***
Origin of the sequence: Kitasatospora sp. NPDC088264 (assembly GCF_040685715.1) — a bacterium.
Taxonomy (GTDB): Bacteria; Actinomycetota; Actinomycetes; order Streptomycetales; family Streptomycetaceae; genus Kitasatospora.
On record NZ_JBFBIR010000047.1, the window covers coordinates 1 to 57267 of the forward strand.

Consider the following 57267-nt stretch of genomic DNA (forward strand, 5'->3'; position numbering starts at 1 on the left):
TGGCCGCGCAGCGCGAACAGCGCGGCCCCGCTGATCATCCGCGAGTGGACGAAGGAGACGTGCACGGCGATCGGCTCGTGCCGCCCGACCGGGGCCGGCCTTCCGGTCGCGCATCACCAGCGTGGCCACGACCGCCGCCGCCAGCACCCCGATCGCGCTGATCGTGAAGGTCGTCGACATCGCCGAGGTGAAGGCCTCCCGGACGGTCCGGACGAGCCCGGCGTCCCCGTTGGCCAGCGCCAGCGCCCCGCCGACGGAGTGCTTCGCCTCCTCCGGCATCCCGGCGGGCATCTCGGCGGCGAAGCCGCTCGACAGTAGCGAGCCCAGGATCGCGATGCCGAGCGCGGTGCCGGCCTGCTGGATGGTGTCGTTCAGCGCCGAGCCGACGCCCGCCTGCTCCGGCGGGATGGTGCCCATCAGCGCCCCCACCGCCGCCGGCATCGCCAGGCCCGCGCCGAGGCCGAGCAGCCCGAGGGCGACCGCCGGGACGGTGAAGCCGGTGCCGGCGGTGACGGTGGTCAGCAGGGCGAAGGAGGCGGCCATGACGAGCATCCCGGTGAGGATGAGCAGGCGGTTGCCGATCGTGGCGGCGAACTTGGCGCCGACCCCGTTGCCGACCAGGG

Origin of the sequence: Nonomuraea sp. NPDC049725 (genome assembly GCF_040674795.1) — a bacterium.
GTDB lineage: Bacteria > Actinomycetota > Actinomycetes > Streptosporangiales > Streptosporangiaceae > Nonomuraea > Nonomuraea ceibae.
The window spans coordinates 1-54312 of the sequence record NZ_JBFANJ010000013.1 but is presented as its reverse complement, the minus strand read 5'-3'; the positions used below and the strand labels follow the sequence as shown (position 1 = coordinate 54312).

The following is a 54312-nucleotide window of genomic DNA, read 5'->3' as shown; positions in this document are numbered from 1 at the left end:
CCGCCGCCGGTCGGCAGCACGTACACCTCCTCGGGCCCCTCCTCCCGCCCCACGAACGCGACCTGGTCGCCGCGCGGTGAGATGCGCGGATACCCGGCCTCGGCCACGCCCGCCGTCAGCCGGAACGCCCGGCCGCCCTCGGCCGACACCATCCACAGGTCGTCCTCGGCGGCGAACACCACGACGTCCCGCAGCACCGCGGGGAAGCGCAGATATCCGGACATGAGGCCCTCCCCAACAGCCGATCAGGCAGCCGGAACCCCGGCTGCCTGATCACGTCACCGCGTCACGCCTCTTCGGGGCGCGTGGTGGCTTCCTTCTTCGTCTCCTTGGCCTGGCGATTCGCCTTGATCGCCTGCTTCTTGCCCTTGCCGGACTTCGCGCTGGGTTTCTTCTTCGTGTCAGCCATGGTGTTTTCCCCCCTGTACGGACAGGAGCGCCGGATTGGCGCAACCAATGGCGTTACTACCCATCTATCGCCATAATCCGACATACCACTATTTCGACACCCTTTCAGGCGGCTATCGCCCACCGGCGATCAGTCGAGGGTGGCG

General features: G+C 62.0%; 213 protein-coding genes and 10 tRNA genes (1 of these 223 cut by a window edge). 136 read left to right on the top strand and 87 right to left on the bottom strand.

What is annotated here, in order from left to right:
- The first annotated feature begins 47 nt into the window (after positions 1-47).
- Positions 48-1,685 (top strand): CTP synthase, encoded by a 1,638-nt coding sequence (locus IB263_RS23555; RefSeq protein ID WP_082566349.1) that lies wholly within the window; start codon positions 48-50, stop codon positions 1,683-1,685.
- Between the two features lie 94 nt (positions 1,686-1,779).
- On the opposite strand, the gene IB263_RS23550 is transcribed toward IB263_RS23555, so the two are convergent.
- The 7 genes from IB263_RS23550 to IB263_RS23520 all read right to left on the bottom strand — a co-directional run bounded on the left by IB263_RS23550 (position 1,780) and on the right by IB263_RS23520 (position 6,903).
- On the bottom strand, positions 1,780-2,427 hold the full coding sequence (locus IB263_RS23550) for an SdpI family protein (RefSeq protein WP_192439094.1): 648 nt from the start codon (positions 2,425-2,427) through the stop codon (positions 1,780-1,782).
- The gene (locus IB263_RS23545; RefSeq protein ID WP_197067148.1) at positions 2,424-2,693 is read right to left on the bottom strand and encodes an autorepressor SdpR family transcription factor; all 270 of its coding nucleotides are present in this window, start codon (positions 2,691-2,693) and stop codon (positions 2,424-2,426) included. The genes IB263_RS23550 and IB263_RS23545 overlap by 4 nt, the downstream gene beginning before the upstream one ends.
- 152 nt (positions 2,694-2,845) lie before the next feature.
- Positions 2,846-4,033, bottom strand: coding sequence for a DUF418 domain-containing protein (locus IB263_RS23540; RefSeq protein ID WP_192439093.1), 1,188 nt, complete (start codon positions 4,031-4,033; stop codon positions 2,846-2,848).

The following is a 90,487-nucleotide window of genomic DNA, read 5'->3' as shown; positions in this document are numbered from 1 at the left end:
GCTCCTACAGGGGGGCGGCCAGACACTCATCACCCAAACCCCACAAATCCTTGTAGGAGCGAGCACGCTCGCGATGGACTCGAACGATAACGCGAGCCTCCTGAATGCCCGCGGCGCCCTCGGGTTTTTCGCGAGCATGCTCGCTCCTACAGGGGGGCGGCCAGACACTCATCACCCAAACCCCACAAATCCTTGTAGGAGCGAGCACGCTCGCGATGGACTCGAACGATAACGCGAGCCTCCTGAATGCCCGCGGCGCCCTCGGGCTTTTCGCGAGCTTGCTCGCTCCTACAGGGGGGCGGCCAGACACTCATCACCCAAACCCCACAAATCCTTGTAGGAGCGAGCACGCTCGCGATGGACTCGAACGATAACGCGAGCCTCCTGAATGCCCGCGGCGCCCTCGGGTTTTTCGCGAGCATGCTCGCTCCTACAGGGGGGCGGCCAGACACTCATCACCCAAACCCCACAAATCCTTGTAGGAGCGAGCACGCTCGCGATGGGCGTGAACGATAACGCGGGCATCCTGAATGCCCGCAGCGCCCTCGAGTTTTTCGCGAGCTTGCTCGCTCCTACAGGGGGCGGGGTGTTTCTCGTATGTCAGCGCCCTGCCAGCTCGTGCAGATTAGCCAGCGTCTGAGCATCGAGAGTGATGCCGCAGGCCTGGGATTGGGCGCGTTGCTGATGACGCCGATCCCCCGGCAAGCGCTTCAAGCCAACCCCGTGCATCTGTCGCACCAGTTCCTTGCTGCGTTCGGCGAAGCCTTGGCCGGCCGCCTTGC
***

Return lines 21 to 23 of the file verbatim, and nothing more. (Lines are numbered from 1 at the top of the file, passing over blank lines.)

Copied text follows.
- Positions 2,846-4,033, bottom strand: coding sequence for a DUF418 domain-containing protein (locus IB263_RS23540; RefSeq protein ID WP_192439093.1), 1,188 nt, complete (start codon positions 4,031-4,033; stop codon positions 2,846-2,848).

The following is a 90,487-nucleotide window of genomic DNA, read 5'->3' as shown; positions in this document are numbered from 1 at the left end:
GCTCCTACAGGGGGGCGGCCAGACACTCATCACCCAAACCCCACAAATCCTTGTAGGAGCGAGCACGCTCGCGATGGACTCGAACGATAACGCGAGCCTCCTGAATGCCCGCGGCGCCCTCGGGTTTTTCGCGAGCATGCTCGCTCCTACAGGGGGGCGGCCAGACACTCATCACCCAAACCCCACAAATCCTTGTAGGAGCGAGCACGCTCGCGATGGACTCGAACGATAACGCGAGCCTCCTGAATGCCCGCGGCGCCCTCGGGCTTTTCGCGAGCTTGCTCGCTCCTACAGGGGGGCGGCCAGACACTCATCACCCAAACCCCACAAATCCTTGTAGGAGCGAGCACGCTCGCGATGGACTCGAACGATAACGCGAGCCTCCTGAATGCCCGCGGCGCCCTCGGGTTTTTCGCGAGCATGCTCGCTCCTACAGGGGGGCGGCCAGACACTCATCACCCAAACCCCACAAATCCTTGTAGGAGCGAGCACGCTCGCGATGGGCGTGAACGATAACGCGGGCATCCTGAATGCCCGCAGCGCCCTCGAGTTTTTCGCGAGCTTGCTCGCTCCTACAGGGGGCGGGGTGTTTCTCGTATGTCAGCGCCCTGCCAGCTCGTGCAGATTAGCCAGCGTCTGAGCATCGAGAGTGATGCCGCAGGCCTGGGATTGGGCGCGTTGCTGATGACGCCGATCCCCCGGCAAGCGCTTCAAGCCAACCCCGTGCATCTGTCGCACCAGTTCCTTGCTGCGTTCGGCGAAGCCTTGGCCGGCCGCCTTGC